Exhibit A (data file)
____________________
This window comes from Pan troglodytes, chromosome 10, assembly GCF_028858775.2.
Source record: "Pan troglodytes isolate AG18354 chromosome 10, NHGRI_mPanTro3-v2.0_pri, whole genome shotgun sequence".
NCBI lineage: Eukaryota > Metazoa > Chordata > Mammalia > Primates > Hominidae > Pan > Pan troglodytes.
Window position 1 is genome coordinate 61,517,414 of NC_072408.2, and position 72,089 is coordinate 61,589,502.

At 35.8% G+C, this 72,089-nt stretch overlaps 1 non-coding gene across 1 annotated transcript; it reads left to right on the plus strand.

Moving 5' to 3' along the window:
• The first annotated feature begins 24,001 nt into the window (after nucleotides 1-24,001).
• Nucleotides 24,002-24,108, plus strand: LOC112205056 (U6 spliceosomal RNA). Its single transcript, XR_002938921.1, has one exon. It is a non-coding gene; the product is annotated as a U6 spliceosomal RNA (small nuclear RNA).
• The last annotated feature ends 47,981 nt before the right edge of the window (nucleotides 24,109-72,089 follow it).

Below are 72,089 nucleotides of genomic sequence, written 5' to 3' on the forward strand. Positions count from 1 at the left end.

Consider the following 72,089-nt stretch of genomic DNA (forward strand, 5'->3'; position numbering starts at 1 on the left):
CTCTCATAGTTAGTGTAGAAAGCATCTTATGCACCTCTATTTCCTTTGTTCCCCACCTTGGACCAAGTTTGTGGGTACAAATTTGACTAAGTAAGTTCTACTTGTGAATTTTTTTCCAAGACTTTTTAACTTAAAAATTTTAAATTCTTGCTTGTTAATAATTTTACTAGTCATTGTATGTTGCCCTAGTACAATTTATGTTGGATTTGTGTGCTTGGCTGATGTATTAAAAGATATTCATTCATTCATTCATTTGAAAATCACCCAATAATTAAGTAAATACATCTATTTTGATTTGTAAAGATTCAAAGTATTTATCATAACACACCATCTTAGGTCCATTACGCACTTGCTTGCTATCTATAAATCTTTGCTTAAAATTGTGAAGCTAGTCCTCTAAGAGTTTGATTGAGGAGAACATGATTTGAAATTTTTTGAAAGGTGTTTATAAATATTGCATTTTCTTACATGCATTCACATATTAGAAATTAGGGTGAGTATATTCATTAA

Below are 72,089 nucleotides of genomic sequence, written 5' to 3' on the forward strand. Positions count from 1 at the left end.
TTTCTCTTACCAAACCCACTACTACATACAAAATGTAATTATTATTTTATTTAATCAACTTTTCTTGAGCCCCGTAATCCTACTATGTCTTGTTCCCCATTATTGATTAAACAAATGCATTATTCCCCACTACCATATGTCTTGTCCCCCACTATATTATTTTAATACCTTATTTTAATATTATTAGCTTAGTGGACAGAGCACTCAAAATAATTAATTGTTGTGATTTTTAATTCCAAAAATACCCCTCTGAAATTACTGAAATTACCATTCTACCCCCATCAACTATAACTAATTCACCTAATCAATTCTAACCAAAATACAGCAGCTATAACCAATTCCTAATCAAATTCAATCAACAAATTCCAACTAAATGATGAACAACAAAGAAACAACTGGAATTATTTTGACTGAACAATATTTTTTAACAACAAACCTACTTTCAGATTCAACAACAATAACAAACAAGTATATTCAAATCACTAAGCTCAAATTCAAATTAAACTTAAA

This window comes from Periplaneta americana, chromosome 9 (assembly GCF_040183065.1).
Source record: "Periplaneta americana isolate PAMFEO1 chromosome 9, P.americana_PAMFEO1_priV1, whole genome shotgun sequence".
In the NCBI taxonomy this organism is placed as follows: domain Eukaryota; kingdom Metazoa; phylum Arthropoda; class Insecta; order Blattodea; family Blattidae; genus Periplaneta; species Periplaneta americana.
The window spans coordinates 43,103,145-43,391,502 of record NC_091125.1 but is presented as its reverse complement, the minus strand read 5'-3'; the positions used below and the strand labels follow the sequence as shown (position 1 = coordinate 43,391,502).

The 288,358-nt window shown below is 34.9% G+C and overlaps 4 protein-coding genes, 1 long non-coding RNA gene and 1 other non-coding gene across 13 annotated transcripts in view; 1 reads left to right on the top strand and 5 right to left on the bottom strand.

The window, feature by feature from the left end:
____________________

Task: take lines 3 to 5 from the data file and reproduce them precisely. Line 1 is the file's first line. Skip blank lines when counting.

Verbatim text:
NCBI lineage: Eukaryota > Metazoa > Chordata > Mammalia > Primates > Hominidae > Pan > Pan troglodytes.
Window position 1 is genome coordinate 61,517,414 of NC_072408.2, and position 72,089 is coordinate 61,589,502.

At 35.8% G+C, this 72,089-nt stretch overlaps 1 non-coding gene across 1 annotated transcript; it reads left to right on the plus strand.